Friday, July 25, 2008 New Orleans, LA – Lower Mississippi Riverkeeper and Atchafalaya Basinkeeper made a special air patrol today to check on the area of the Mississippi River affected by the oil spilled from the barge that was hit by a tanker on Wednesday. What was found was not encouraging. Oil continues to leak from the wreckage of the barge and there were extensive oil slicks on the river from the wreckage to the extent of our patrol (near Carlisle).
A pilot we spoke to said that it was like this all the way to the Gulf of Mexico. It appears that oil has been continuously leaking from the barge in substantial quantities since the wreck occurred. Disturbingly, there appears to be little effort to contain and collect the leaking oil. While many areas on the river have been boomed off to prevent the oil from getting into things like intakes, diversions and other waterways, there seems to be little real attempt to collect the spilling oil. It appears that the oil is simply being allowed to escape into the Gulf of Mexico.
These photos were taken on our patrol at around 12:00p.m. Friday, July 25, 2008:
Oil continues to leak from the barge as of noon friday
There was some clean up activity near the French Quarter/CBD area though this boom does not appear to be doing anything and it does not cover the width of the flow of oil from the barge. We saw no other booms being used to collect oil.
The sheen of oil covered much of the river
More oil slicks
Oil as far as the eye can see
What is leaking was reported as No. 6 fuel oil, also called residual fuel oil (RFO) or heavy fuel oil, which is what remains of crude oil after gasoline and the distillate fuel oils are extracted through distillation. No. 6 fuel oil often contains high levels of sulfur compounds and heavy metals. It is used for fuel in some boilers, including marine boilers.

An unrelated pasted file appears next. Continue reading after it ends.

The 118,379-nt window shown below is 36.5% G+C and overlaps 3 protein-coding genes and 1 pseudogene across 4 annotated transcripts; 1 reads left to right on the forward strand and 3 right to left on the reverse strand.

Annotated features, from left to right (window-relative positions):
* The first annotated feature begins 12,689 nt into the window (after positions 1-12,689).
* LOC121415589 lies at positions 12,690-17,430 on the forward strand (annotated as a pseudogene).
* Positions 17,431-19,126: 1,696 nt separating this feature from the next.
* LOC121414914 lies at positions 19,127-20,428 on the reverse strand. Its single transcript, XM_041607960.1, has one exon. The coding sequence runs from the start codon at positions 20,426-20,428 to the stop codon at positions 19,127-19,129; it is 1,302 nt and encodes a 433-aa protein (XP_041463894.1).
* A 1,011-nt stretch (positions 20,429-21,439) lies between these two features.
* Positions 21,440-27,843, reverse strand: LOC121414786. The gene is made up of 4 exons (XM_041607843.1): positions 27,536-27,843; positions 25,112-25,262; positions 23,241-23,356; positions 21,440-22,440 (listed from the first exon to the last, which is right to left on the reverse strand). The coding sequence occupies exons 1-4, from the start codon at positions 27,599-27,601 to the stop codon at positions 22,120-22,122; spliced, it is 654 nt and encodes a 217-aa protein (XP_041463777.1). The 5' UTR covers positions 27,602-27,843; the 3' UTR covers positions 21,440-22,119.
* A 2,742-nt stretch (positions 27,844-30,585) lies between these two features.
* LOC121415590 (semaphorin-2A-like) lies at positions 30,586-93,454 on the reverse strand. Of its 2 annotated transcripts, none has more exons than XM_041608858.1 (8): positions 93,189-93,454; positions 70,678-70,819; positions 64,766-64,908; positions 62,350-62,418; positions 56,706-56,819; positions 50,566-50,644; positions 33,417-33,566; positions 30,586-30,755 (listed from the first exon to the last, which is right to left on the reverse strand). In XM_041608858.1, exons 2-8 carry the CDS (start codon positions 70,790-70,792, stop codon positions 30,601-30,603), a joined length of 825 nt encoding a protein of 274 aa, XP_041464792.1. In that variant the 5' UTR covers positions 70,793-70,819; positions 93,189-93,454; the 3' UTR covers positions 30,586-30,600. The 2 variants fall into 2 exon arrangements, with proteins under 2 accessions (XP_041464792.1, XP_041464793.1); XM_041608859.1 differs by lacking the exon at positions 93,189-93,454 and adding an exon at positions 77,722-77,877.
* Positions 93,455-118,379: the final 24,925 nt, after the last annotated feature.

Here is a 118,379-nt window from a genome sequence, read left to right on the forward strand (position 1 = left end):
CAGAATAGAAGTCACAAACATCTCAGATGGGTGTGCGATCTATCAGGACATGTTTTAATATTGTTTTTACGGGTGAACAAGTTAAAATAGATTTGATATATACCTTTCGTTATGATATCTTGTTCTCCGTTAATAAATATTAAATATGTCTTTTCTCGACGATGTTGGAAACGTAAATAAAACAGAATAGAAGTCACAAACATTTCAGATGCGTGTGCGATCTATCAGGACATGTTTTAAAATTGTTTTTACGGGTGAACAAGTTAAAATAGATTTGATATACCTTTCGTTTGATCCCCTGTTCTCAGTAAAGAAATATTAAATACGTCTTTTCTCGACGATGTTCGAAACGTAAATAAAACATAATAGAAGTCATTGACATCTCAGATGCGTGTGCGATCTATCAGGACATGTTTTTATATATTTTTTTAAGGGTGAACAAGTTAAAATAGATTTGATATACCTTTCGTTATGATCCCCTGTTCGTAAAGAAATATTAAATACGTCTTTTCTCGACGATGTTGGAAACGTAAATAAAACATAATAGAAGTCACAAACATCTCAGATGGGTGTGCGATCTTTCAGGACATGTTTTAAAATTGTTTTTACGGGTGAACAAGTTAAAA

Over 1 million people live along the river corridor between Baton Rouge and New Orleans with many of those people getting their drinking water from the river. This stretch of the river also conducts a large volume of shipping of raw industrial materials, many of which are hazardous in some way. Accidents with barges on the river are an all too common occurrence and yet we are very lucky that worse catastrophes have not occurred. We believe that there needs to be a serious review of the safety practices used for the shipping of dangerous cargo in Louisiana. Barges need to be labeled in such a way that first responders can easily determine from a distance what the barge contains so that they know what they are dealing with. Double hulled containers for petroleum products and other hazardous material should also be required. Hazardous cargo should be accompanied with an additional vessel which would act as a spotter or alert vehicle, much like oversized cargo on the road. Communication during an incident should also be improved. Local officials and responders need to be informed about an incident immediately so that steps can be taken to make sure that drinking water supplies are protected and residents can be evacuated if necessary.